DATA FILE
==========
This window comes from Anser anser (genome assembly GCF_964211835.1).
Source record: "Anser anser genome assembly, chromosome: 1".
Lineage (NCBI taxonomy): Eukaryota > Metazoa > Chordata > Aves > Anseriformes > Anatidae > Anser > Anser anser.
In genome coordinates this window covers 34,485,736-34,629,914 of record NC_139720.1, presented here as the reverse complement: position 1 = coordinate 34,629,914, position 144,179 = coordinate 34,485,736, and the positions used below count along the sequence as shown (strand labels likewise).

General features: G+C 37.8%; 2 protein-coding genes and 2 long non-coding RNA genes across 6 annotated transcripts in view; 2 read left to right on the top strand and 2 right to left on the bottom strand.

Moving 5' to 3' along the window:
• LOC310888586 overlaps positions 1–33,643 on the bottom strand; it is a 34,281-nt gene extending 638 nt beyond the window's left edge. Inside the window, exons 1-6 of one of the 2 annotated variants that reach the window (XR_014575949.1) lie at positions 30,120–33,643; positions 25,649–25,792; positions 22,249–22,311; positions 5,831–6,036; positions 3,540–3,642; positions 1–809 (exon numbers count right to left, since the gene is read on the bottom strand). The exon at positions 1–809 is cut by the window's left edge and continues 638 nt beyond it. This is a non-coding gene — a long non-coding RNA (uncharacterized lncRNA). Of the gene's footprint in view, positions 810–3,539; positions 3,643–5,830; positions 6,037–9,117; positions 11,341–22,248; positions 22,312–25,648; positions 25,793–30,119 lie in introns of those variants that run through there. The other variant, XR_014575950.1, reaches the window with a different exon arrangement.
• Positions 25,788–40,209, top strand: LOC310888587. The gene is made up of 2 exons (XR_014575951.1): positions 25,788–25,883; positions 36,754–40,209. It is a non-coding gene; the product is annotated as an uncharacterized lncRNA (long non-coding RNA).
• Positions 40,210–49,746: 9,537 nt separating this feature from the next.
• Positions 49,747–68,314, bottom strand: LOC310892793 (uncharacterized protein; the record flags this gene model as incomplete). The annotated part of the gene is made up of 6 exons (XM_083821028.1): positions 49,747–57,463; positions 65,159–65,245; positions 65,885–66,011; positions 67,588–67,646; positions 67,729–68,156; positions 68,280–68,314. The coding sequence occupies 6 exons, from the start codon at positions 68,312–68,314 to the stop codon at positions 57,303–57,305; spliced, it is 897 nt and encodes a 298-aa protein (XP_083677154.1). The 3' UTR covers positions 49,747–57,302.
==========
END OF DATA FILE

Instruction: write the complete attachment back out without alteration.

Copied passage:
This window comes from Anser anser (genome assembly GCF_964211835.1).
Source record: "Anser anser genome assembly, chromosome: 1".
Lineage (NCBI taxonomy): Eukaryota > Metazoa > Chordata > Aves > Anseriformes > Anatidae > Anser > Anser anser.
In genome coordinates this window covers 34,485,736-34,629,914 of record NC_139720.1, presented here as the reverse complement: position 1 = coordinate 34,629,914, position 144,179 = coordinate 34,485,736, and the positions used below count along the sequence as shown (strand labels likewise).

General features: G+C 37.8%; 2 protein-coding genes and 2 long non-coding RNA genes across 6 annotated transcripts in view; 2 read left to right on the top strand and 2 right to left on the bottom strand.

Moving 5' to 3' along the window:
• LOC310888586 overlaps positions 1–33,643 on the bottom strand; it is a 34,281-nt gene extending 638 nt beyond the window's left edge. Inside the window, exons 1-6 of one of the 2 annotated variants that reach the window (XR_014575949.1) lie at positions 30,120–33,643; positions 25,649–25,792; positions 22,249–22,311; positions 5,831–6,036; positions 3,540–3,642; positions 1–809 (exon numbers count right to left, since the gene is read on the bottom strand). The exon at positions 1–809 is cut by the window's left edge and continues 638 nt beyond it. This is a non-coding gene — a long non-coding RNA (uncharacterized lncRNA). Of the gene's footprint in view, positions 810–3,539; positions 3,643–5,830; positions 6,037–9,117; positions 11,341–22,248; positions 22,312–25,648; positions 25,793–30,119 lie in introns of those variants that run through there. The other variant, XR_014575950.1, reaches the window with a different exon arrangement.
• Positions 25,788–40,209, top strand: LOC310888587. The gene is made up of 2 exons (XR_014575951.1): positions 25,788–25,883; positions 36,754–40,209. It is a non-coding gene; the product is annotated as an uncharacterized lncRNA (long non-coding RNA).
• Positions 40,210–49,746: 9,537 nt separating this feature from the next.
• Positions 49,747–68,314, bottom strand: LOC310892793 (uncharacterized protein; the record flags this gene model as incomplete). The annotated part of the gene is made up of 6 exons (XM_083821028.1): positions 49,747–57,463; positions 65,159–65,245; positions 65,885–66,011; positions 67,588–67,646; positions 67,729–68,156; positions 68,280–68,314. The coding sequence occupies 6 exons, from the start codon at positions 68,312–68,314 to the stop codon at positions 57,303–57,305; spliced, it is 897 nt and encodes a 298-aa protein (XP_083677154.1). The 3' UTR covers positions 49,747–57,302.